Generation length of the African bush elephant is 25 years.[18]

Mating happens when the female becomes receptive, an event that can occur anytime during the year. When she is ready, she starts emitting infrasounds to attract the males, sometimes from kilometers away. The adult males start arriving at the herd during the following days and begin fighting, causing some injuries and even broken tusks. The female shows her acceptance of the victor by rubbing her body against his. They mate, and then both go their own way. After 22 months of gestation (the longest among mammals), the female gives birth to a single 90-cm-high calf which weighs more than 100 kg. The baby feeds on the mother's milk until the age of five, but also eats solid food from as early as six months old. Just a few days after birth, the calf can follow the herd by foot.[19]

Communication and adaptation

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Mud-covered elephant scratching on a tree to get rid of parasites in Etosha National Park, Namibia

African bush elephants have long tusks, up to 3.4 metres (11 ft) in length, which are used to help them adapt to their surroundings. They use their tusks for digging, fighting, marking, and feeding, and can lift objects up to 180 kilograms (400 lb).[20] Less-aggressive elephants are known to have larger tusks, being that they will be less likely to break them since they would use their tusks in a less damaging way. The bush elephant also uses their large, flat ears to create air currents. These air currents allow them to reduce their body heat and cool off during hot seasons of the year.[21] Another cooling technique that is used is their trunk to squirt water over its body or throw dirt onto their backs to reduce sun and insect exposure. Their trunk, along with their mouth, also allows them breathe and pick up food or heavy objects.[16] Although they spend most of their time roaming to look for food, they can communicate over long distances and use vocalizations that even humans cannot hear.[8] Other ways that the elephants communicate is through changes in posture and positure and positions of the body. They present visual signals and messages through body movement, along with smell to remain in contact with other herd members.[9]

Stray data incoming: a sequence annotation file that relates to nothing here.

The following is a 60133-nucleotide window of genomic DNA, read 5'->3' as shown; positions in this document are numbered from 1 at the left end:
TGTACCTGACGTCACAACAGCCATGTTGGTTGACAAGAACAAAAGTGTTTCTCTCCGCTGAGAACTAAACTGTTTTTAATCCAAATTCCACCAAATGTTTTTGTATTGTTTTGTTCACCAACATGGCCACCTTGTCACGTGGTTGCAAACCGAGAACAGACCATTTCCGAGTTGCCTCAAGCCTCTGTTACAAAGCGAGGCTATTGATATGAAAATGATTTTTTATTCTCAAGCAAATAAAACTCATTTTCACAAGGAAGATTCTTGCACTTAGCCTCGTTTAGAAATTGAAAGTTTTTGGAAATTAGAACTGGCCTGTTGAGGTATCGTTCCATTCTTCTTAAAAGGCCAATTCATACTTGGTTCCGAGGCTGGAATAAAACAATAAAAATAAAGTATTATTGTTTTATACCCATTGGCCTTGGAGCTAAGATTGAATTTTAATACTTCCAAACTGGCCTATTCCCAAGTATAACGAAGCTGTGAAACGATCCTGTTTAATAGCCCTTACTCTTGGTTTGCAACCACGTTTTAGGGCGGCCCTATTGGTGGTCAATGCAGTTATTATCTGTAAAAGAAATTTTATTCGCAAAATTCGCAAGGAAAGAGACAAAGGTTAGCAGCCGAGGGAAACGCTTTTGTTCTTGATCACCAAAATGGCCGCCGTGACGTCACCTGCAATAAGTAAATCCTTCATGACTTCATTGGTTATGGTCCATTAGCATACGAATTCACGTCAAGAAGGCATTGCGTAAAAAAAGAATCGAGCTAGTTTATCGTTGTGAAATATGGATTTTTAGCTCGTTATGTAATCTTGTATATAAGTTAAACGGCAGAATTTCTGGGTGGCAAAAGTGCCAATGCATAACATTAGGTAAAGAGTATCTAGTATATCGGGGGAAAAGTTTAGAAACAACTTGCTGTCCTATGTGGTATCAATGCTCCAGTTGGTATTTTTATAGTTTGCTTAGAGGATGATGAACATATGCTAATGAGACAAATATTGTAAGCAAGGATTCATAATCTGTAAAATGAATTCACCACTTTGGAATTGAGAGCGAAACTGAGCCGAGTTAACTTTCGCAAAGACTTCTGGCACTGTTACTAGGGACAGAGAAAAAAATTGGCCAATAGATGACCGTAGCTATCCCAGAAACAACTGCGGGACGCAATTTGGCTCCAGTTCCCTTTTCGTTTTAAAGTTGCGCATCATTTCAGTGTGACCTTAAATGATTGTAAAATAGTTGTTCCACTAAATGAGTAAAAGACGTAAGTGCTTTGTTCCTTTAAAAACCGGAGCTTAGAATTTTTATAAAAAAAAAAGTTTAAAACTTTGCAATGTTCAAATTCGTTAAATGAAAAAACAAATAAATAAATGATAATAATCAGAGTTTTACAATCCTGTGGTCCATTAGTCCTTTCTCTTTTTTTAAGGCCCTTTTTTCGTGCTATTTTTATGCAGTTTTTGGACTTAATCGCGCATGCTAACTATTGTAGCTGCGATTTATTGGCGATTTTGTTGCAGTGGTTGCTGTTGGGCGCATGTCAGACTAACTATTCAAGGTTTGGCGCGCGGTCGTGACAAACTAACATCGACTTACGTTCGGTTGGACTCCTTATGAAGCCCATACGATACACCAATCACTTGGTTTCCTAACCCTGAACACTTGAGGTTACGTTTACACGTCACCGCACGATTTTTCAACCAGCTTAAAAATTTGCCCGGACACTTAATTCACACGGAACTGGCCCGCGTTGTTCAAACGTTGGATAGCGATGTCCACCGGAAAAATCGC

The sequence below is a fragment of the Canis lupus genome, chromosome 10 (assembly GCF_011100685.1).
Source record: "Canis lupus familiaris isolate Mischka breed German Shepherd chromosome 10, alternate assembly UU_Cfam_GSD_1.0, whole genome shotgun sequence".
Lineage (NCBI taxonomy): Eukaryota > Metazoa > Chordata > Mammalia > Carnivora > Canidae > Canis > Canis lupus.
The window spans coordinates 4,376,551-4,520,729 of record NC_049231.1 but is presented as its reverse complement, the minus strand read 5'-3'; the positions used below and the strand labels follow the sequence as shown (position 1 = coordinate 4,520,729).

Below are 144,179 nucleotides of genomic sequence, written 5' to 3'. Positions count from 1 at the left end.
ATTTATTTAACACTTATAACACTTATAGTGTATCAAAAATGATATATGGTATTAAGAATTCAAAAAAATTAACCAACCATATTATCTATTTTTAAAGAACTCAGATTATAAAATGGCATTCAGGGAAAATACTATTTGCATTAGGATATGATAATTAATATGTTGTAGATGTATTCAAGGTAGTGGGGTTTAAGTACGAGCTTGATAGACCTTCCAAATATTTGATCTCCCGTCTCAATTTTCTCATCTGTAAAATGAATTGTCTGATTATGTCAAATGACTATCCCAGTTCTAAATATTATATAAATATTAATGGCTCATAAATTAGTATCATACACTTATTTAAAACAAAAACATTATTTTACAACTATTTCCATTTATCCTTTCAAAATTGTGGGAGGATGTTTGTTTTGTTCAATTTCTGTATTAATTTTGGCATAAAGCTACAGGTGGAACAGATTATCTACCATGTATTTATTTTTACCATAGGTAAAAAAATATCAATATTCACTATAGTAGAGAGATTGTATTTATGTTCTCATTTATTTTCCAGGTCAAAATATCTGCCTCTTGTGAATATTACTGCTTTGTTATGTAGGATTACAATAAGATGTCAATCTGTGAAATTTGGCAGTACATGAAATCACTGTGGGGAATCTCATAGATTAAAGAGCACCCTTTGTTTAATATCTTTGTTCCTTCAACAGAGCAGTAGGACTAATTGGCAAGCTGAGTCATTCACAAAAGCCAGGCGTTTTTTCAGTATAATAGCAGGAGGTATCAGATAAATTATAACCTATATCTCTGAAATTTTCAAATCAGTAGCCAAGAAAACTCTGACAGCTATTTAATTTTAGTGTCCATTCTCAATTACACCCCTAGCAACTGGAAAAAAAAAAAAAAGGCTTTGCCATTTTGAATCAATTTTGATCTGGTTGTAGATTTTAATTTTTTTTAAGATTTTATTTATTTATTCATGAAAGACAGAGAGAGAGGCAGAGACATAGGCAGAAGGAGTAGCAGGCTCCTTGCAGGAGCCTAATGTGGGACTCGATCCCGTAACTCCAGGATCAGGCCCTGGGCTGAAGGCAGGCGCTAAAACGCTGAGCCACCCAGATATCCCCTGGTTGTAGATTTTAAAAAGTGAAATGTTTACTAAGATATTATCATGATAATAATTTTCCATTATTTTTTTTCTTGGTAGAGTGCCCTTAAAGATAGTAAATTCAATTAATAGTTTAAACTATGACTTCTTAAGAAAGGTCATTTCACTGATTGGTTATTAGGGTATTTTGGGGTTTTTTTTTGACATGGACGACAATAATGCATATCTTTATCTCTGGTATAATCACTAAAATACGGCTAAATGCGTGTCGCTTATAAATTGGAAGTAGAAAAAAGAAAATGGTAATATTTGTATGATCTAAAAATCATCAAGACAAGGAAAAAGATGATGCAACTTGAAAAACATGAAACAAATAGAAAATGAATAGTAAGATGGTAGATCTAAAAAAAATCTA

Social behavior

Females and their young live in herds of 6 to 70 members.[17] A herd is led by the eldest female, called the matriarch. Males leave the herd upon adolescence to form bachelor herds with other males of the same age. Older males lead a solitary life, approaching female herds only during the mating season. Nevertheless, elephants do not get too far from their families and recognize them when re-encountered. Sometimes, several female herds can blend for a time, reaching even hundreds of individuals.[19]

The matriarch decides the route and shows the other members of the herd all the water sources she knows, which the rest can memorize for the future. The relations among the members of the herd are very tight; when a female gives birth, the rest of the herd acknowledges it by touching her with their trunks. When an old elephant dies, the rest of the herd stays by the corpse for a while. The famous elephant graveyards are false, but these animals have recognized a carcass of their species when they found one during their trips, and even if it was a stranger, they formed around it, and sometimes they even touched its forehead with their trunks.[19]

Musth

Male elephants experience musth, a period of extreme aggression and sexual behavior accompanied with high testosterone levels, lasting a period of 1 month or less.[22] A bull in musth has been known to attack anything which disturbs him including his family members, humans, and other passive animals such as giraffes and rhinoceros.[23] In one case, a young male African bush elephant has been witnessed killing a rhinoceros during musth.[24]

Ecology

The African bush elephant is a very active and social mammal, since they are constantly on the move in search of food. Males often fight with each other during mating season, however they are considered to be very loving and caring toward relatives.[25] Bush elephants also have strong social bonds, and when their herds are faced with danger, they tend to form a close, protective circle around the young calves.[8] The elephants also tend to use their trunks to engage in physical greetings and behaviors.[9]

Range and habitat

Bush elephants are found in Sub-Saharan Africa including Kenya, Tanzania, Botswana, Zimbabwe, Namibia, and Angola.[8] While they inhabit primarily plains and grasslands, they can also be found in woodlands, dense forests, mountain slopes, oceanic beaches, and semi-arid deserts. They range from altitudes of sea-levels to high mountains. Increasing fragmentation of habitat is an ongoing threat to their survival.[9]

Diet

The African bush elephant is herbivorous. Its diet varies according to its habitat; elephants living in forests, partial deserts, and grasslands all eat different proportions of herbs and tree or shrubbery leaves. Elephants inhabiting the shores of Lake Kariba have been recorded eating underwater plant life.[26] To break down the plants it consumes, the African bush elephant has four large molars, two in each mandible of the jaw. Each of these molars is 10 centimetres (4 in) wide and 30 centimetres (12 in) long.

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A bull elephant stretching up to break off a branch in the Okavango Delta, Botswana